Bankers reluctant to pass on entire policy rate cut to borrowers: Study

Bank deposit rates are lower than small saving schemes

Bankers reluctant to pass on entire policy rate cut to borrowers: Study
Interest rate cuts and hikes have been utilised by banks to absorb the upside and pass on the downside to customers, according to a study by India Ratings and Research (Ind-Ra). The study of the last 10 years shows that in most cases when policy rates have reduced, deposit rates have comedown faster and the quantum has also been higher compared with lending rates.

The same was also true when policy rates were hiked, where lending rates went up, and the quantum was also higher compared with deposit rates.

In the recent policy cycle, RBI has cut policy rates since January 2015 by a cumulative 125bps, banks have cut one year deposit rates by an average 130bps and lending by 50bps, which includes the base rate cuts in the last one week.

Base rate is the rate below which a bank cannot lend. In the last 18 months, three-month commercial paper and certificate of deposit rates have fallen by 150bps. Thus transmission of policy rates has been more through market rates and banks deposit rates in the last one year, according to Ind-Ra.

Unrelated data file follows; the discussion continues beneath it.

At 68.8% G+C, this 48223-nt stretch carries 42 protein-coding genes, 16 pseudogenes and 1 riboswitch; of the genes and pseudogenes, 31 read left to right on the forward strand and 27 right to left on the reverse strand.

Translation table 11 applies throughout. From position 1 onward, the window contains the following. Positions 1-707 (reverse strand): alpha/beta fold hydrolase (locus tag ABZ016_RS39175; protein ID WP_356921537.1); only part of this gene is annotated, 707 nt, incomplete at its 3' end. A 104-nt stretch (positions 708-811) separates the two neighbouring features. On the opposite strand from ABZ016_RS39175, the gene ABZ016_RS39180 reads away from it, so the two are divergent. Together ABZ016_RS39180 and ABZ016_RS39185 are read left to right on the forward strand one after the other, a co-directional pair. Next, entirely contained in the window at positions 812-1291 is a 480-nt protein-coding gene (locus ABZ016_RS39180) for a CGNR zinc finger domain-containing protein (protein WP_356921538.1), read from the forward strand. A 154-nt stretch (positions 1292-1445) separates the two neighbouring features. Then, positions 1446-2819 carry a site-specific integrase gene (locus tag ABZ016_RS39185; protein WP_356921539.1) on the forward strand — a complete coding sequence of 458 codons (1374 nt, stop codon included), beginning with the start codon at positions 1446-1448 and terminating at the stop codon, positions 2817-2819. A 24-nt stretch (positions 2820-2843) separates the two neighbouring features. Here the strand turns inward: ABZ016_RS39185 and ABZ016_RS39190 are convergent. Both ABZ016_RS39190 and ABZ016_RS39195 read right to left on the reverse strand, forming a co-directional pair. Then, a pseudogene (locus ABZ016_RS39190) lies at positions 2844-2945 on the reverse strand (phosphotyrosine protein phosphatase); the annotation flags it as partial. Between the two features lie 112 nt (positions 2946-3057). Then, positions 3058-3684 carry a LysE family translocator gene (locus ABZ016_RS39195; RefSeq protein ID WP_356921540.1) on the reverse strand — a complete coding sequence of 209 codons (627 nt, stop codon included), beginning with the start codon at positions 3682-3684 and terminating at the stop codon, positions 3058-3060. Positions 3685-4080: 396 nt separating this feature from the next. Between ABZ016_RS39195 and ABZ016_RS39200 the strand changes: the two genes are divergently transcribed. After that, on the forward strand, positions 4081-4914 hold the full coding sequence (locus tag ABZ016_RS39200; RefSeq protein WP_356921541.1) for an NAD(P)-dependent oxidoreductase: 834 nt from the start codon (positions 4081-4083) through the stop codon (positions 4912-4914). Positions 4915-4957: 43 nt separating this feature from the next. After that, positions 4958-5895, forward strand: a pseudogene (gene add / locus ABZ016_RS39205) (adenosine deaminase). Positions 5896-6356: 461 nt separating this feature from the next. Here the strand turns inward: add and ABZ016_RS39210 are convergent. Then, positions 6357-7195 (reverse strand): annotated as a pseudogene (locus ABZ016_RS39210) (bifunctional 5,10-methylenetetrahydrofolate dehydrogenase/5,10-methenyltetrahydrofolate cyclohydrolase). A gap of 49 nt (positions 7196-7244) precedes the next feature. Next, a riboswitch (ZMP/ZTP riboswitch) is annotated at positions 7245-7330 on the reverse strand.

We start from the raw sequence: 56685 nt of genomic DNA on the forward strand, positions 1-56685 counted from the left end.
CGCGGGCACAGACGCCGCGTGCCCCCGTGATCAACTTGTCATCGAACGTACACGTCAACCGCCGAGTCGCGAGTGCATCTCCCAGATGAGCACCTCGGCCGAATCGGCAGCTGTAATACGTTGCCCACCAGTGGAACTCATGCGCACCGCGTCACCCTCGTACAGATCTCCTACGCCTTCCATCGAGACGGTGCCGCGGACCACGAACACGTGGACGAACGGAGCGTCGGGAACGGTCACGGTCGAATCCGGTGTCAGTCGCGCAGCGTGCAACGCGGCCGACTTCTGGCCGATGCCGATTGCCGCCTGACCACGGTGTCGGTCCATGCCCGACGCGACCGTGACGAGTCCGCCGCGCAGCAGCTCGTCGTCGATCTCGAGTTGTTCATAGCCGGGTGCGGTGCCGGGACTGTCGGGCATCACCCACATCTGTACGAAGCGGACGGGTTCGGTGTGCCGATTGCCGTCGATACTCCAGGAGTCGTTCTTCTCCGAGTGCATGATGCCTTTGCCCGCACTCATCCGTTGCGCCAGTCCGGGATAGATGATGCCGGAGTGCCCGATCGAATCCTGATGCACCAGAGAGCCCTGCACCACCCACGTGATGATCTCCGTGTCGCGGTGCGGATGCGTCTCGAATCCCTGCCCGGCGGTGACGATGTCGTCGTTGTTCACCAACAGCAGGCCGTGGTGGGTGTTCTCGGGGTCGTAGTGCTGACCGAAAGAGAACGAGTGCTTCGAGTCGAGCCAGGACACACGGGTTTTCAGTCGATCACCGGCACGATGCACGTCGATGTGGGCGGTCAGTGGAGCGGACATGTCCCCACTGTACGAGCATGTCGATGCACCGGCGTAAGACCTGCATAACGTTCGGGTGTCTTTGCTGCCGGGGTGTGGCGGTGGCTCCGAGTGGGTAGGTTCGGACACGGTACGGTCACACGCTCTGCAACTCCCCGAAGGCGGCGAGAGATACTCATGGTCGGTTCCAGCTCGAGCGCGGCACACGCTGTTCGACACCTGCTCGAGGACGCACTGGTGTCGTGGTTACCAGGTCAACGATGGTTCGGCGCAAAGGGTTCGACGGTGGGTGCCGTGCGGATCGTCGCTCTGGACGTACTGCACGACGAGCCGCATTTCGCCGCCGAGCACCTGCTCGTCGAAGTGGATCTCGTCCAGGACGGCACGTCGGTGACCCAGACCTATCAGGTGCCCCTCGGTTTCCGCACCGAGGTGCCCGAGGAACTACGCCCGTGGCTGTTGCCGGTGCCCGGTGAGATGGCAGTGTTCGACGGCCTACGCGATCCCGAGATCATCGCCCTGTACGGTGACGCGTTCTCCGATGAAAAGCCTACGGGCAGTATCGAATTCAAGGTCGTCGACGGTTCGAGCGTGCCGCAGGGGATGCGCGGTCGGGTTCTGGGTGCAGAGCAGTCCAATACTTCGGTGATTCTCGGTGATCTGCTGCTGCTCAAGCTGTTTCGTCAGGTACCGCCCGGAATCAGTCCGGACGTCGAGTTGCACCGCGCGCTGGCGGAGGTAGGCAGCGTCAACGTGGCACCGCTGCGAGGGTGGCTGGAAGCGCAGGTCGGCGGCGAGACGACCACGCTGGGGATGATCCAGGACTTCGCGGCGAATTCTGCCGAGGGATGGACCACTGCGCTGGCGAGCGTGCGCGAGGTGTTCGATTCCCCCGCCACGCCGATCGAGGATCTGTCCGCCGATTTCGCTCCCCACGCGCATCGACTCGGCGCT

Bankers have been reluctant to transmit the entire policy rate cut to borrowers and have sought a reduction in the interest rates on small savings schemes on fears of flight of cash from bank deposits to such schemes.

This has been one of the major impediments for the lending rates being higher, believe bankers.

However, transmission on the deposit side has been fully passed through and in most cases banks deposit rates are lower than rates offered by most small saving deposit schemes like public provident fund (PPF) and national savings certificate (NSC) etc., according to Ind-Ra.

Monetary transmission
Ind-Ra strongly believes that there is a clear aberration in monetary transmission which needs to be corrected so that the lower interest rates get passed on to borrowers.

This is particularly imperative in the current scenario, to support demand recovery through capex and discretionary spending.

While the central bank is likely to be accommodative, this stance is unlikely to benefit the end consumers unless there is better transmission.

Ind-Ra expects the pace of transmission by way of lower lending rates to accelerate in the coming months, given the RBI’s focus and the lagged impact of lower rates since January 2015.

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